Tether, the largest of the stablecoins used in cryptocurrency markets to facilitate trading, briefly dropped to the lowest level since December 2020 as the fallout from the collapse of the TerraUSD token continues reverberate across the digital-asset landscape.
The price slipped as low as 94.55 cents from its intended 1-to-1 peg to the dollar on Thursday morning in London before recovering to just above 98 cents, Bloomberg-compiled data show. Paolo Ardoino, Tether’s chief technology officer, said in a tweet that investors can continue to redeem the tokens at a one-to-one value to the dollar via its platform.
With a market value of about $84 billion, Tether is an essential cog to the array of crypto trades occurring across the market at any given time. Investors turn to stablecoins as a way of retaining value without leaving the digital asset ecosystem, acting as a safe haven from volatile coins or even simply as a means of digital payment. It is the most traded cryptocurrency by far, charting more than double the volume of second-place Bitcoin over the last 24 hours at $178 billion.
The Tether price dip came as a massive selloff in cryptocurrencies wiped more than $200 billion in value from the market in 24 hours. Tether operates differently to TerraUSD, or UST, which was designed to use a complex mix of code, trader incentives and swaps with its sister token Luna to maintain its peg. Its decline highlights the overall risk-off mood that’s sweeping through crypto markets, analysts said.
“Tether’s de-pegging seems more driven by market sentiment rather than real concern over its reserves, which demonstrates how important centralized markets are for maintaining a stablecoin’s peg,” Clara Medalie, research director at Kaiko, said in an email.
Ardoino appeared to seek to alleviate any concern about Tether’s stability, saying in his tweet that it had redeemed over $300 million in tokens in the last 24 hours “without a sweat drop.”
As of Thursday morning in London, the broader stablecoin market had experienced bouts of volatility but largely avoided the same dramatic collapse as Terra’s UST. Other major tokens including Circle Internet Financial’s USDC, Binance Holdings’s Binance USD and Maker’s DAI were trading at their pegs on Thursday, according to pricing data from CoinGecko.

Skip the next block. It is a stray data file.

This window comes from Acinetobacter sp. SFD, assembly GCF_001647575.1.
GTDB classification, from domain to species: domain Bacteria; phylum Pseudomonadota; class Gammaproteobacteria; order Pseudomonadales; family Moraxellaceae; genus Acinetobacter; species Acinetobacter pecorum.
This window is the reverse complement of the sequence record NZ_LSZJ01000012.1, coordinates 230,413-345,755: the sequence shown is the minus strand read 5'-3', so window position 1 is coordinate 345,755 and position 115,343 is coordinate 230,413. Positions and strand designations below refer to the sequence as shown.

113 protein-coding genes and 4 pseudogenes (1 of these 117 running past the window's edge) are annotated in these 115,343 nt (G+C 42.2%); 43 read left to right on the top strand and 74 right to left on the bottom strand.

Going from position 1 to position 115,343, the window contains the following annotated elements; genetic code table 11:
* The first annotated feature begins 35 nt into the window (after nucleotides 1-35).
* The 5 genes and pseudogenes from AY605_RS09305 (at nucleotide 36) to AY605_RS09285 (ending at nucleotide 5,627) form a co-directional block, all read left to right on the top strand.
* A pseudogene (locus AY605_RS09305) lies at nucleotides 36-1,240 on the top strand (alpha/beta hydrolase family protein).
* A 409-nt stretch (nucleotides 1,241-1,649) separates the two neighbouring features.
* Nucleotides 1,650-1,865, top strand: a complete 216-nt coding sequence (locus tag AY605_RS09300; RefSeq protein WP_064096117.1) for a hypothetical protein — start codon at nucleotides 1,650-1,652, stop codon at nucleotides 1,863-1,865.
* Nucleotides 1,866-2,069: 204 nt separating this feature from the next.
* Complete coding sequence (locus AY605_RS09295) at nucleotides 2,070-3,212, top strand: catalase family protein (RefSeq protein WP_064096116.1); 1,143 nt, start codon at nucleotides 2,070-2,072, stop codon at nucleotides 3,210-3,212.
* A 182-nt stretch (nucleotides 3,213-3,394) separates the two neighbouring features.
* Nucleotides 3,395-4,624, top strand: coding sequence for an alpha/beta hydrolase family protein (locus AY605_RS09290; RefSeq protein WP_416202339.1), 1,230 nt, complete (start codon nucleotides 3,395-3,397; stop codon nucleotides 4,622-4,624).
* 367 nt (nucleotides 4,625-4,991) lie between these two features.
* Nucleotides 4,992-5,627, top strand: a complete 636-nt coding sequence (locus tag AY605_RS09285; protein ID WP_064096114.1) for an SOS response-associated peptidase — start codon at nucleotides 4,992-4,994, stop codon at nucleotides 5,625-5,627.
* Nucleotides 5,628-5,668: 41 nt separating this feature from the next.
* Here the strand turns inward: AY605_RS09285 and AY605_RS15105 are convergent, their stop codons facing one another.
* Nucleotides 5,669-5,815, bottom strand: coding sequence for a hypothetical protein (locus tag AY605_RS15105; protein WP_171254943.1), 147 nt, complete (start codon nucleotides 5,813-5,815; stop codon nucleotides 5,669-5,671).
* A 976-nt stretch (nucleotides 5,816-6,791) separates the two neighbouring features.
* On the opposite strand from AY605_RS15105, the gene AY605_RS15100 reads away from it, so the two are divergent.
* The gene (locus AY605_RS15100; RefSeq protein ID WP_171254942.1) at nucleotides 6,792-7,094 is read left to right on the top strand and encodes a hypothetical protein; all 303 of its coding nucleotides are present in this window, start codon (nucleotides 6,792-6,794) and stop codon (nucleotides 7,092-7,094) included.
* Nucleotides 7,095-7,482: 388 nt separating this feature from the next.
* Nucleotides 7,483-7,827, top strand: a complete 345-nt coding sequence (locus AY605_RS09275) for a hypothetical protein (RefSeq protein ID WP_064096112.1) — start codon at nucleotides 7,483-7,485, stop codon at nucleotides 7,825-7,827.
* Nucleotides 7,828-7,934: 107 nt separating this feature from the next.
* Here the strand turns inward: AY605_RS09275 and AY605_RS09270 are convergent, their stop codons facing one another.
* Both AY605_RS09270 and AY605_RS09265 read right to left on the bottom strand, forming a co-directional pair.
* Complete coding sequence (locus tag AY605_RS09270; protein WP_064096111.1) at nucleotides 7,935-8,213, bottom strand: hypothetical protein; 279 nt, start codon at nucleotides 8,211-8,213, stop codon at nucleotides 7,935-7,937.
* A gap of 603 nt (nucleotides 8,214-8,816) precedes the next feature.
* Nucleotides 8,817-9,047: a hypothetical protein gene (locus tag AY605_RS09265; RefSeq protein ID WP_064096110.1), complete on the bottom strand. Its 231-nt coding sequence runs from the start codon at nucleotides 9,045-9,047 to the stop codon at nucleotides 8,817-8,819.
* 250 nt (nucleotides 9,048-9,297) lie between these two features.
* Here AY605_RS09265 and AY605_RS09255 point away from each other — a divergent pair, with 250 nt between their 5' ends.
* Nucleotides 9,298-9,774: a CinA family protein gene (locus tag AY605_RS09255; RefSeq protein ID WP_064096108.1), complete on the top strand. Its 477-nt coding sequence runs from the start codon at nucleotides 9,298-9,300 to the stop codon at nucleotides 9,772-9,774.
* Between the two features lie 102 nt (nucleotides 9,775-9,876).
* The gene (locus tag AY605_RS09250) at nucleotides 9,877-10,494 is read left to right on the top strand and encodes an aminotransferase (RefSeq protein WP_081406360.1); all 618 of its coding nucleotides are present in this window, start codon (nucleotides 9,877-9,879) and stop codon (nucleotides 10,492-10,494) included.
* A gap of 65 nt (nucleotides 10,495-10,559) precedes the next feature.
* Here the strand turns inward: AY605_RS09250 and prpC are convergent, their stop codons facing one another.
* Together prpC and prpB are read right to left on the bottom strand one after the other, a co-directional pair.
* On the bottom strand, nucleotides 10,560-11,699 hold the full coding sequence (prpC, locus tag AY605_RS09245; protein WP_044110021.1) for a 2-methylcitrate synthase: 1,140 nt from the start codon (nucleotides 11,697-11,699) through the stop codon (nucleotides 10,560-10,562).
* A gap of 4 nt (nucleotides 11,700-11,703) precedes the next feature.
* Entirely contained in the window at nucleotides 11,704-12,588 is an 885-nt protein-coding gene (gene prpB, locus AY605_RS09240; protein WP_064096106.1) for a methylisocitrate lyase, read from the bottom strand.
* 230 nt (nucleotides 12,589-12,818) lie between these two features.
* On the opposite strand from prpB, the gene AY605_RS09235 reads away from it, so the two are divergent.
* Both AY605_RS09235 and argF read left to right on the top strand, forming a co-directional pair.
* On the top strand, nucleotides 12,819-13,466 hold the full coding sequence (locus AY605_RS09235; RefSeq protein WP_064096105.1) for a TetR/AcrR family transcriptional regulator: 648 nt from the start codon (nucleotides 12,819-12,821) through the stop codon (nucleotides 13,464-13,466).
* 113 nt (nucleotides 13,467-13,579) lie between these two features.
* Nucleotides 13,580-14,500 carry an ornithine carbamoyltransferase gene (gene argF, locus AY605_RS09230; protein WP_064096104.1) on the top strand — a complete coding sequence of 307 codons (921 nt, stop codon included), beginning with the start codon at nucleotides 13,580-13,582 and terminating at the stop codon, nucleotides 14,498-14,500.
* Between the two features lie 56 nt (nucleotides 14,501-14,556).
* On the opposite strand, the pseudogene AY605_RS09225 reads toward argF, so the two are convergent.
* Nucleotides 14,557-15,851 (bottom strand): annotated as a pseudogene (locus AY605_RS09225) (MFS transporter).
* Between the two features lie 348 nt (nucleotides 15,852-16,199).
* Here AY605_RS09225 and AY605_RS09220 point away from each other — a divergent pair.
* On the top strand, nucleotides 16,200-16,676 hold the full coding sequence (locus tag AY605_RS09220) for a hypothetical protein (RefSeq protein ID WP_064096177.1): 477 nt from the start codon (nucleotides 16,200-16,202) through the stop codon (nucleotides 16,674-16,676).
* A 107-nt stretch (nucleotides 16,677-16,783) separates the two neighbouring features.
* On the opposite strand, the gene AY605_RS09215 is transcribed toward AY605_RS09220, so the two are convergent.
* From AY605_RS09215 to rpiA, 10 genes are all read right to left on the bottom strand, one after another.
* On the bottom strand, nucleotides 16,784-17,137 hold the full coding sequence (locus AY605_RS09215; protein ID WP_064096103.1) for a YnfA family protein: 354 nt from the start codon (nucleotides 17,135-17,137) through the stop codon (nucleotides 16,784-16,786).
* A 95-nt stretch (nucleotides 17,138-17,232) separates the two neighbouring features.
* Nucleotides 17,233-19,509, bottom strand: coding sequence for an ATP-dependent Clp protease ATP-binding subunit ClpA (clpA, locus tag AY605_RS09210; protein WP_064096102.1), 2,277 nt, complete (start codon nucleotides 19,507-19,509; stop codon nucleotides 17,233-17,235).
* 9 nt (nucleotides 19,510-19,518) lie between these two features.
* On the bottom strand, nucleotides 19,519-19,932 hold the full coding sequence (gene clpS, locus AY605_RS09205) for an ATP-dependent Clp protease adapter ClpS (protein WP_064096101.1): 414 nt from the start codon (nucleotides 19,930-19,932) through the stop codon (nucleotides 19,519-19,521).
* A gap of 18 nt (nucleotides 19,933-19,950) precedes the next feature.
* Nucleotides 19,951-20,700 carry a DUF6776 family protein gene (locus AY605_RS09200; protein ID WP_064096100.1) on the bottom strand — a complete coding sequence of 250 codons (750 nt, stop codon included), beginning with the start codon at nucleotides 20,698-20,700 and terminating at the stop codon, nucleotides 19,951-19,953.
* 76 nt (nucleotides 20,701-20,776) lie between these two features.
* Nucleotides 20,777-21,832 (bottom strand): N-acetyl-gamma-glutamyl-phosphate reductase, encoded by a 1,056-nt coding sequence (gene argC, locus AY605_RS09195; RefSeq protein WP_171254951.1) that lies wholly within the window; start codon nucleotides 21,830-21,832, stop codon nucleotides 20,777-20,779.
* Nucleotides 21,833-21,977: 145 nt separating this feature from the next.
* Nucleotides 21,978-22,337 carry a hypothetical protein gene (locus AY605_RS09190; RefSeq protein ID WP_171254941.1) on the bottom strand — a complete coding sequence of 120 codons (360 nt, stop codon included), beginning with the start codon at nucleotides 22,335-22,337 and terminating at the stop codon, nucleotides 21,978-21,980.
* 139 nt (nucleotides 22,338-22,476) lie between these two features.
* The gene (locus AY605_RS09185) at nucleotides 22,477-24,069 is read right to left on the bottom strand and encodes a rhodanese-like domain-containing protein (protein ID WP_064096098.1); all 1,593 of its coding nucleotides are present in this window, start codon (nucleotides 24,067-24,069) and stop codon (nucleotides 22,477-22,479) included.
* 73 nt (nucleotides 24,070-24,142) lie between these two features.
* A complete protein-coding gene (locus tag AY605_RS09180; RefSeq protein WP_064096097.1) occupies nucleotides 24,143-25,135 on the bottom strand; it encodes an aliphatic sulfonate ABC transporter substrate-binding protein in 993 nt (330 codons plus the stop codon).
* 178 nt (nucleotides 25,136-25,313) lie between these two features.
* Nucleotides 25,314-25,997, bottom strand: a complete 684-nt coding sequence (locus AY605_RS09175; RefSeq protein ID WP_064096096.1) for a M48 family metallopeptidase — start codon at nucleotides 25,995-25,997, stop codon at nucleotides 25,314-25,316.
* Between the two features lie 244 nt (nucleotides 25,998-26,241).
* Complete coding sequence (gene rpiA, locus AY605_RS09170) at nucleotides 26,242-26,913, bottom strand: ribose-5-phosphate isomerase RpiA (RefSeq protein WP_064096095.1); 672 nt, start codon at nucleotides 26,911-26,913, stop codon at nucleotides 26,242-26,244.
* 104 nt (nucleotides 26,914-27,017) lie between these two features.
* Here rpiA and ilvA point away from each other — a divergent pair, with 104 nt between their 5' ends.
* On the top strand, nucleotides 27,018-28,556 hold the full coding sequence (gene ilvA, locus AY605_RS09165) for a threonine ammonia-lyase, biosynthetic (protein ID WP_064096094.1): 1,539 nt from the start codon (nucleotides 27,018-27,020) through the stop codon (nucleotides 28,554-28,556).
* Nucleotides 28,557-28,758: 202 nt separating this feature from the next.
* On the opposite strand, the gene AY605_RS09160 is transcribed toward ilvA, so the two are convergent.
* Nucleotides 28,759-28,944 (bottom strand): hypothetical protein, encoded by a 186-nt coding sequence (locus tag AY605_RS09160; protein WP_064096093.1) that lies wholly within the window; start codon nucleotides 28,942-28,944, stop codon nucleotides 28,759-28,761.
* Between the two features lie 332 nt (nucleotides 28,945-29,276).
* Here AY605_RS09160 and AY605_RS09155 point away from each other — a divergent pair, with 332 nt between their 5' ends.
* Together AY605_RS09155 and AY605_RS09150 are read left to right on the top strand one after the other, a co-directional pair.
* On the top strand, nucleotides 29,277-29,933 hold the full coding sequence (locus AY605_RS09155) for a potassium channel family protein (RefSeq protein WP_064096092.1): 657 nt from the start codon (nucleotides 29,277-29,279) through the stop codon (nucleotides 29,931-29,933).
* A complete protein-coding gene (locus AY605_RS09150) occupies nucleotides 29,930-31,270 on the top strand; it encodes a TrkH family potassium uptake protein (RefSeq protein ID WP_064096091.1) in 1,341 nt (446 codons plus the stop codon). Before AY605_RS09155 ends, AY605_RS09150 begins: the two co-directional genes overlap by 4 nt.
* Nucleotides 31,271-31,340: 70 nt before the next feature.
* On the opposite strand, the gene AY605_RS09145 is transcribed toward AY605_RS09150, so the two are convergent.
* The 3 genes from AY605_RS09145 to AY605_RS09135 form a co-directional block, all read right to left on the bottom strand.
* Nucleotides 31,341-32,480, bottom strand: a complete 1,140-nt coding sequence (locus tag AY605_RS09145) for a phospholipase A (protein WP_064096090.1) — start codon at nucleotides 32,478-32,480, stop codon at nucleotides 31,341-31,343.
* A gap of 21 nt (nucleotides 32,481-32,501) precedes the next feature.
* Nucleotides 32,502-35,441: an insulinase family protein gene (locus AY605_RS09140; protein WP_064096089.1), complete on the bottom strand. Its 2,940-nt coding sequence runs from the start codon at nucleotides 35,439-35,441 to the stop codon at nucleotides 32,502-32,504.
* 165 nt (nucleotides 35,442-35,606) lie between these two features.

“There may be some stablecoin contagion following UST, however Tether continues to honor 1:1 redeemable ratio on their platform,” Fadi Aboualfa, head of research at crypto custodian Copper, said in an email. “Anyone who was around 2017-2019 and saw massive drops in Tether, and it was really an opportunity to buy at a discount.”
Tether’s price activity hasn’t been limited just to traders wanting to exchange it directly for fiat currency, either.
Data from Dune Analytics, which tracks the distribution of currency reserves in a pool where traders can swap one stablecoin for another, showed a sharp surge in Tether’s share of the total liquidity pool on Thursday. On May 7, Tether’s USDT constituted 42.6% of the total reserves in Curve’s 3pool -- a figure which jumped to 92.6% as of mid-morning on Thursday. Tether’s value against the other stablecoins in that pool, DAI and USDC, has slipped as a result.
“I think given the situation with UST and market volatility retail traders are motivated to exchange their stablecoins for actual dollars, and the imbalance in the Curve pool is a result of that fluctuating demand rather than a full-on bank run,” said Andrew Thurman, who is in charge of content at blockchain data firm Nansen.
“Quite a few people are lacking confidence in all stablecoins at the moment. I wouldn’t be surprised if a lot of USDT holders saw what happened to Terra and are now exchanging for cheap Bitcoin,” said Mati Greenspan, founder of crypto research outfit Quantum Economics.
More than $1.8 billion of Tether was removed from the market between Wednesday and Thursday, as Tether’s market value dropped to as low as $82,2 billion from $84,2 billion, according to data from CoinGecko.